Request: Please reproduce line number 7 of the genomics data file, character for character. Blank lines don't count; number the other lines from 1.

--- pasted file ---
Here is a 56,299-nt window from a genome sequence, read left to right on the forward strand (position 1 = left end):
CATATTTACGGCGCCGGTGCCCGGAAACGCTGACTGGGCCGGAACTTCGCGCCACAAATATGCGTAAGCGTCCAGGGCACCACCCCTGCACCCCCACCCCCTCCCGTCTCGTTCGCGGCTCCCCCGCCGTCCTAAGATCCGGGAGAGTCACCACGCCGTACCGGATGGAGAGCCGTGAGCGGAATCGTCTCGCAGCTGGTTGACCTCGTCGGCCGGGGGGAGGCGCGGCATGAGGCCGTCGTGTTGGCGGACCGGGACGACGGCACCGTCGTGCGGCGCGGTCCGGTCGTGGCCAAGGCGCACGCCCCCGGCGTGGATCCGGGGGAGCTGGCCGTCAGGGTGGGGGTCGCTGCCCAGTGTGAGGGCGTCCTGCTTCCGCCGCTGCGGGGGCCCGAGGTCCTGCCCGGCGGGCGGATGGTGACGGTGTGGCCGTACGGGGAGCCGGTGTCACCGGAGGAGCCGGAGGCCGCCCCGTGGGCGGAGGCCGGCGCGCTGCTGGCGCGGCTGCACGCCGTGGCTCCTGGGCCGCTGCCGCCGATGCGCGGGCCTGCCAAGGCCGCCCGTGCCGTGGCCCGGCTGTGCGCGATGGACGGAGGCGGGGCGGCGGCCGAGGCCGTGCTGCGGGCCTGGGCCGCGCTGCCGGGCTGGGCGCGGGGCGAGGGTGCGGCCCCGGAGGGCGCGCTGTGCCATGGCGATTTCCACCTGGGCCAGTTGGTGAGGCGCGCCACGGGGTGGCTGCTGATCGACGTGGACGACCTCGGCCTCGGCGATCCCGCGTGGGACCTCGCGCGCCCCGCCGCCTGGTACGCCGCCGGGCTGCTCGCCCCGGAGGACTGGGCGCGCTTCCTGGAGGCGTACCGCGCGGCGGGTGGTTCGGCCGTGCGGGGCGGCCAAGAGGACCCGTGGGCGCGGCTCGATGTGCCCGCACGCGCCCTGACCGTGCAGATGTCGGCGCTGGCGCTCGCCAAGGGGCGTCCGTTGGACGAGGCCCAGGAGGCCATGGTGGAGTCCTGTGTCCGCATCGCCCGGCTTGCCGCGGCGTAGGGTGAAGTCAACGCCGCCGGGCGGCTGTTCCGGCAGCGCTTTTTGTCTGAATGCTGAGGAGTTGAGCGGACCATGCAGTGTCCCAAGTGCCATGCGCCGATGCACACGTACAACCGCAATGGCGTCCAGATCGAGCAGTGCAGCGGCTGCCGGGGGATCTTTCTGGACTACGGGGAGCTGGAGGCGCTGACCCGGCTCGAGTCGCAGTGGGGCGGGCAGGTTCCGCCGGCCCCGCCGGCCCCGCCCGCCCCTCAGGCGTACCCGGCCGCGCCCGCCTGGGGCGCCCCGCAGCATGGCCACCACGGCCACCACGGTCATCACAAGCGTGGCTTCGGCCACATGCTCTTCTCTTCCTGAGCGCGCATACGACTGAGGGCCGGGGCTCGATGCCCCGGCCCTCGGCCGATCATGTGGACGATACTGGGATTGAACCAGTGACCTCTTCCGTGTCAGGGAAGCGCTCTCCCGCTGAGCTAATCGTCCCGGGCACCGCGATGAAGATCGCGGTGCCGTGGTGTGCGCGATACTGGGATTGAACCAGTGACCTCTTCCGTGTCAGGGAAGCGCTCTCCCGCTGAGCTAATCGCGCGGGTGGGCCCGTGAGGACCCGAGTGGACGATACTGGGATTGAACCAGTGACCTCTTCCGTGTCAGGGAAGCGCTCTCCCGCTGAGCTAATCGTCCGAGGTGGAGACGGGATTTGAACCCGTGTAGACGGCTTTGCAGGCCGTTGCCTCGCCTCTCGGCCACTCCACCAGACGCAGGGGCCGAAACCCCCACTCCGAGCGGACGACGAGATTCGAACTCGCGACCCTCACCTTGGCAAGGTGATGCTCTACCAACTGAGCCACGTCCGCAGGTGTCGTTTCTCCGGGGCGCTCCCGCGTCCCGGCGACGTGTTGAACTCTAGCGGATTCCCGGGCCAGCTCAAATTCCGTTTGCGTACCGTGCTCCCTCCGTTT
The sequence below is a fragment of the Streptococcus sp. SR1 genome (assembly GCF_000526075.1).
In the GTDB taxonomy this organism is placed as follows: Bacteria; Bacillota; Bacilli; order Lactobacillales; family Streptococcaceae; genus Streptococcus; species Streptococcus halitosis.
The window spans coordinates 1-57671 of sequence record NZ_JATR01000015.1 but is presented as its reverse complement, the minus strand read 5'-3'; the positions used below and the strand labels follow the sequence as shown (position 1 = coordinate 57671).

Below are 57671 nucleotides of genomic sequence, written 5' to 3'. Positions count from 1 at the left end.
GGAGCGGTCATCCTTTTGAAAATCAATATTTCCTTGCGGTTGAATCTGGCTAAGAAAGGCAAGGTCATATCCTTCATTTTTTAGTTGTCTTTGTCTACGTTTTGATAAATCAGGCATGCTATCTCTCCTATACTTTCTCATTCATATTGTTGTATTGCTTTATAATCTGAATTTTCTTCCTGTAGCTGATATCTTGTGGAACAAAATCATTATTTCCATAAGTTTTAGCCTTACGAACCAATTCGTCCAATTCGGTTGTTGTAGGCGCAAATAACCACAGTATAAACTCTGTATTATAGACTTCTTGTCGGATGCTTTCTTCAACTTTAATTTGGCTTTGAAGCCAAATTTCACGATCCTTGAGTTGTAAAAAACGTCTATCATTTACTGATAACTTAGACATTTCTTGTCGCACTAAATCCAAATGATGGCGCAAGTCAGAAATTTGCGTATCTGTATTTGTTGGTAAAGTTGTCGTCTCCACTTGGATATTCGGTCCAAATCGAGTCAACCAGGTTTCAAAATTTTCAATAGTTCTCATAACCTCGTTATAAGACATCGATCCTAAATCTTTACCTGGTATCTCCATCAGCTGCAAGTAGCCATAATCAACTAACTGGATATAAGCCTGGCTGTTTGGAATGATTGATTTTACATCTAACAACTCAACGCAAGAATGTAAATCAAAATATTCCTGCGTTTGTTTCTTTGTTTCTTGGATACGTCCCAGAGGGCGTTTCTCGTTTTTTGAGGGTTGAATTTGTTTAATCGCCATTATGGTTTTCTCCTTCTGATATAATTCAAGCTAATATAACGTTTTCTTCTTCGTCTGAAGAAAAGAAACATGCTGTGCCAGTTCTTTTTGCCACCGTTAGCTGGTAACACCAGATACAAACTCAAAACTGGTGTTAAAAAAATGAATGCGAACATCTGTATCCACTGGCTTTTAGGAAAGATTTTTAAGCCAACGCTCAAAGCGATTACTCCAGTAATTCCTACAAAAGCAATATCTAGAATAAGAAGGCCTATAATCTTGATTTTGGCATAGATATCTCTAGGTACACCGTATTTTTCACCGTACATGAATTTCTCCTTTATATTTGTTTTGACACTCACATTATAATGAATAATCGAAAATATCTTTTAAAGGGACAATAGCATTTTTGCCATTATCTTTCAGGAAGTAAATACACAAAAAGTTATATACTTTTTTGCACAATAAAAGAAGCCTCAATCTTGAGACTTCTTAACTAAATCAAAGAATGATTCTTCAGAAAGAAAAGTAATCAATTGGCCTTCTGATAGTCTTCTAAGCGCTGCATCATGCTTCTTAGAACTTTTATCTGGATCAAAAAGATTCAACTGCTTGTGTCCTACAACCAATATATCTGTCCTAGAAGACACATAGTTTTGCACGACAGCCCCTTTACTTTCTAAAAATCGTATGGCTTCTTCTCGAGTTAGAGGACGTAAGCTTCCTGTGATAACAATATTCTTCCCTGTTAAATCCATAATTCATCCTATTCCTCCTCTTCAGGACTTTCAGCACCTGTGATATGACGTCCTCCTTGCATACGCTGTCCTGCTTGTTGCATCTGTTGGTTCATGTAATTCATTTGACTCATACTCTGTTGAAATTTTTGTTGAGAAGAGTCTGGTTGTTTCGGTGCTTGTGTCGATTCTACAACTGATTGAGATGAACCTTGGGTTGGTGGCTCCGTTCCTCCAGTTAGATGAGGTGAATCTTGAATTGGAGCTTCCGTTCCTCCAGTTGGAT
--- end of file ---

GGAGCGGTCATCCTTTTGAAAATCAATATTTCCTTGCGGTTGAATCTGGCTAAGAAAGGCAAGGTCATATCCTTCATTTTTTAGTTGTCTTTGTCTACGTTTTGATAAATCAGGCATGCTATCTCTCCTATACTTTCTCATTCATATTGTTGTATTGCTTTATAATCTGAATTTTCTTCCTGTAGCTGATATCTTGTGGAACAAAATCATTATTTCCATAAGTTTTAGCCTTACGAACCAATTCGTCCAATTCGGTTGTTGTAGGCGCAAATAACCACAGTATAAACTCTGTATTATAGACTTCTTGTCGGATGCTTTCTTCAACTTTAATTTGGCTTTGAAGCCAAATTTCACGATCCTTGAGTTGTAAAAAACGTCTATCATTTACTGATAACTTAGACATTTCTTGTCGCACTAAATCCAAATGATGGCGCAAGTCAGAAATTTGCGTATCTGTATTTGTTGGTAAAGTTGTCGTCTCCACTTGGATATTCGGTCCAAATCGAGTCAACCAGGTTTCAAAATTTTCAATAGTTCTCATAACCTCGTTATAAGACATCGATCCTAAATCTTTACCTGGTATCTCCATCAGCTGCAAGTAGCCATAATCAACTAACTGGATATAAGCCTGGCTGTTTGGAATGATTGATTTTACATCTAACAACTCAACGCAAGAATGTAAATCAAAATATTCCTGCGTTTGTTTCTTTGTTTCTTGGATACGTCCCAGAGGGCGTTTCTCGTTTTTTGAGGGTTGAATTTGTTTAATCGCCATTATGGTTTTCTCCTTCTGATATAATTCAAGCTAATATAACGTTTTCTTCTTCGTCTGAAGAAAAGAAACATGCTGTGCCAGTTCTTTTTGCCACCGTTAGCTGGTAACACCAGATACAAACTCAAAACTGGTGTTAAAAAAATGAATGCGAACATCTGTATCCACTGGCTTTTAGGAAAGATTTTTAAGCCAACGCTCAAAGCGATTACTCCAGTAATTCCTACAAAAGCAATATCTAGAATAAGAAGGCCTATAATCTTGATTTTGGCATAGATATCTCTAGGTACACCGTATTTTTCACCGTACATGAATTTCTCCTTTATATTTGTTTTGACACTCACATTATAATGAATAATCGAAAATATCTTTTAAAGGGACAATAGCATTTTTGCCATTATCTTTCAGGAAGTAAATACACAAAAAGTTATATACTTTTTTGCACAATAAAAGAAGCCTCAATCTTGAGACTTCTTAACTAAATCAAAGAATGATTCTTCAGAAAGAAAAGTAATCAATTGGCCTTCTGATAGTCTTCTAAGCGCTGCATCATGCTTCTTAGAACTTTTATCTGGATCAAAAAGATTCAACTGCTTGTGTCCTACAACCAATATATCTGTCCTAGAAGACACATAGTTTTGCACGACAGCCCCTTTACTTTCTAAAAATCGTATGGCTTCTTCTCGAGTTAGAGGACGTAAGCTTCCTGTGATAACAATATTCTTCCCTGTTAAATCCATAATTCATCCTATTCCTCCTCTTCAGGACTTTCAGCACCTGTGATATGACGTCCTCCTTGCATACGCTGTCCTGCTTGTTGCATCTGTTGGTTCATGTAATTCATTTGACTCATACTCTGTTGAAATTTTTGTTGAGAAGAGTCTGGTTGTTTCGGTGCTTGTGTCGATTCTACAACTGATTGAGATGAACCTTGGGTTGGTGGCTCCGTTCCTCCAGTTAGATGAGGTGAATCTTGAATTGGAGCTTCCGTTCCTCCAGTTGGAT